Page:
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Amtrak train in deadly derailment south of Philly

CHESTER, Pa.- An Amtrak train struck a piece of construction equipment just south of Philadelphia on Sunday causing a derailment, killing two Amtrak workers and sending more than 30 passengers to hospitals, authorities said.

Train 89 was heading from New York to Savannah, Georgia, at about 8 a.m. when it hit a backhoe that was on the track in Chester, about 15 miles outside of Philadelphia, officials said. The impact derailed the lead engine of the train that was carrying more than 300 passengers and seven crew members.

Chester fire commissioner Travis Thomas said two people were killed.

U.S. Sen. Chuck Schumer, D-N.Y., told reporters at a New York news conference on another subject Sunday that he was told by Amtrak board chairman Anthony Coscia that the workers killed were the backhoe operator and a supervisor, both Amtrak employees. He said debris from the crash flew into the first two cars, causing the injuries to passengers.

National Transportation Safety Board investigator Ryan Frigo said Sunday evening that the data recorder and forward-facing and inward-facing video from the locomotive have been recovered.

Frigo confirmed that one of the two people killed was the operator of the equipment. Schumer said a top Amtrak official told him that both people who died were Amtrak employees.

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A damaged window is seen on an Amtrak passenger train near Chester, Pennsylvania, in this social media picture from Glenn Hills Jr taken April 3, 2016. REUTERS/Glenn Hills Jr

Schumer said it's unclear whether the backhoe was performing regular maintenance, which is usually scheduled on Sunday mornings because there are fewer trains on the tracks, or whether it was clearing debris from high winds in the area overnight. But he said Amtrak has "a 20-step protocol" for having backhoes on the track, and no trains are supposed to go on a track where such equipment is present.

"Clearly this seems very likely to be human error," Schumer said, calling for Amtrak to review its processes. "There is virtually no excuse for a backhoe to be on an active track."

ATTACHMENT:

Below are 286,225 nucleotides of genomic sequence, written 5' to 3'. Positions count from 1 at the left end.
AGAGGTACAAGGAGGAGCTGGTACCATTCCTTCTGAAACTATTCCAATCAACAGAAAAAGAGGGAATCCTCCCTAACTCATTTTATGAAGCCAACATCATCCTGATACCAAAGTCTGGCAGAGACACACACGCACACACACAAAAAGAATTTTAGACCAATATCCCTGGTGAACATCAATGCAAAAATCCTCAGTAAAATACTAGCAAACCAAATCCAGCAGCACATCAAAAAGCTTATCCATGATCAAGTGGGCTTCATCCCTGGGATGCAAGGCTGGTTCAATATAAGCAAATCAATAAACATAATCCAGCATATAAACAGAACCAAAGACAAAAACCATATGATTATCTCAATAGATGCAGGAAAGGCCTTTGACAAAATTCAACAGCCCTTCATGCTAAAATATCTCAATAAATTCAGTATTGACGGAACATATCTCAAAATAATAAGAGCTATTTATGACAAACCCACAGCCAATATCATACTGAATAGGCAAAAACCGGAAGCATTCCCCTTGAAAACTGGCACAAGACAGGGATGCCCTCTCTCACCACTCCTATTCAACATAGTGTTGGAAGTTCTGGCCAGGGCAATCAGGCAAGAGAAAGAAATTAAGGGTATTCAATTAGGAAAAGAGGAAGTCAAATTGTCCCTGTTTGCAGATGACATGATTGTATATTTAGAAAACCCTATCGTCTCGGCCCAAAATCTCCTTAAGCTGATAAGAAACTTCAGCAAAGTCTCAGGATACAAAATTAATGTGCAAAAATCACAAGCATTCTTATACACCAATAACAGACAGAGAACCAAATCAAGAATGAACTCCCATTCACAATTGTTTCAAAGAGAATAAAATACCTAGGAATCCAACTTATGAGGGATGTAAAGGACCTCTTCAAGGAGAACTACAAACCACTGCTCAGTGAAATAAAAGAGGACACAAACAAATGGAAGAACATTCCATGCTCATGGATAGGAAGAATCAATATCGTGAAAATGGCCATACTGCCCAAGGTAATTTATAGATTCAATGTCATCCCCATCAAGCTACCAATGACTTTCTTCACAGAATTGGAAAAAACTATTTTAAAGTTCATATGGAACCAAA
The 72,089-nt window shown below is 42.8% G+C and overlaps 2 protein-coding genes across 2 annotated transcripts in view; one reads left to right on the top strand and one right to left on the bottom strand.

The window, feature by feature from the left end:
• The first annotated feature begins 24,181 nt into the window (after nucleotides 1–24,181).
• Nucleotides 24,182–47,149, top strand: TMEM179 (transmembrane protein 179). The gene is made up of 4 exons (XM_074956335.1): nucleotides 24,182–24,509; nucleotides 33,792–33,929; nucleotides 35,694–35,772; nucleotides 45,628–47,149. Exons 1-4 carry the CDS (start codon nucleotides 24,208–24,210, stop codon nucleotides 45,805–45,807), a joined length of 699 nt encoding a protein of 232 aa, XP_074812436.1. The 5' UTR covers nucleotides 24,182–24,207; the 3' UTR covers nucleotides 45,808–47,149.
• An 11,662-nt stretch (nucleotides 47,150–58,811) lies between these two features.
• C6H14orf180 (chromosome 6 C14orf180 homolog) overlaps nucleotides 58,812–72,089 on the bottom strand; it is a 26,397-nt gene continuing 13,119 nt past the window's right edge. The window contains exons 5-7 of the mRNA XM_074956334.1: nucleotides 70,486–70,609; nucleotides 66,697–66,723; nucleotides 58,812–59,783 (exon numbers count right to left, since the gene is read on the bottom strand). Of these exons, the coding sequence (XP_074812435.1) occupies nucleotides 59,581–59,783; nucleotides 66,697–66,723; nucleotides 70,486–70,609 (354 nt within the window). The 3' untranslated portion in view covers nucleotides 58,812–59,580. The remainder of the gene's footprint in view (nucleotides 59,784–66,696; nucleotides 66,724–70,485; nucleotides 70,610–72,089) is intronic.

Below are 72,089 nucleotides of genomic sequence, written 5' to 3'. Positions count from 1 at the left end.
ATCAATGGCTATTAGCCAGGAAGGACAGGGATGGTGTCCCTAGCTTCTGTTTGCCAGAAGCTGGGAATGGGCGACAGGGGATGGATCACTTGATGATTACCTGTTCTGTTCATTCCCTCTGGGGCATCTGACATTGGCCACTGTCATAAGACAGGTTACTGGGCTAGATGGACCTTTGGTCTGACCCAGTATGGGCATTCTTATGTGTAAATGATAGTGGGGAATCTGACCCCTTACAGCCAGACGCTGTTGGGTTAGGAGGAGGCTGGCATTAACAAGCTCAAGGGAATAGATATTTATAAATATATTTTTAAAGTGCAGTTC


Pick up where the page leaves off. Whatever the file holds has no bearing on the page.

A message left with Amtrak officials has yet to be returned.

Amtrak says it will operate regularly scheduled trains on Monday after a deadly derailment outside Philadelphia disrupted service.

Amtrak says there may be some delays, however, on Acela Express, Northeast Regional and other services between Philadelphia and Wilmington, Delaware.

Thomas and Amtrak officials said more than 30 people were taken to hospitals with injuries that weren't considered life-threatening.

A city of Chester spokesperson said a total of 37 passengers were injured.

The National Transportation Safety Board was investigating. Officials with the Federal Railroad Administration were also sent to the scene, said Matthew Lehner, a spokesman for the agency.

Service on the Northeast Corridor between New York and Philadelphia is operating after an earlier suspension. Service between Wilmington, Delaware, and Philadelphia remained suspended.

Ari Ne'eman, a disability rights activist heading to Washington after speaking at an event in New York, said he was in the second car at the time of the crash.

"The car started shaking wildly, there was a smell of smoke, it looked like there was a small fire and then the window across from us blew out," said Ne'eman, 28, of Silver Spring, Maryland.

Some of the passengers started to get off after the train stopped, but the conductor quickly stopped them. Officials started evacuateing people to the rear of the train and then off and to a local church.

"It was a very frightening experience. I'm frankly very glad that I was not on the first car," where there were injuries, he said. "The moment that the car stopped, I said Shema, a Jewish prayer ... I was just so thankful that the train had come to a stop and we were OK."

Tierra Byrd, who lives nearby, told CBS Philadelphia: "I heard a loud crash. I saw the train go by and thought it was coming into the house."

Amtrak said there were approximately 341 passengers and seven crew members on board.

Last May, an Amtrak train derailed near Philadelphia, killing eight people. Officials are still trying to determine the exact cause of that crash.

Last month, another Amtrak train derailed in Kansas, although no one was killed in that crash.

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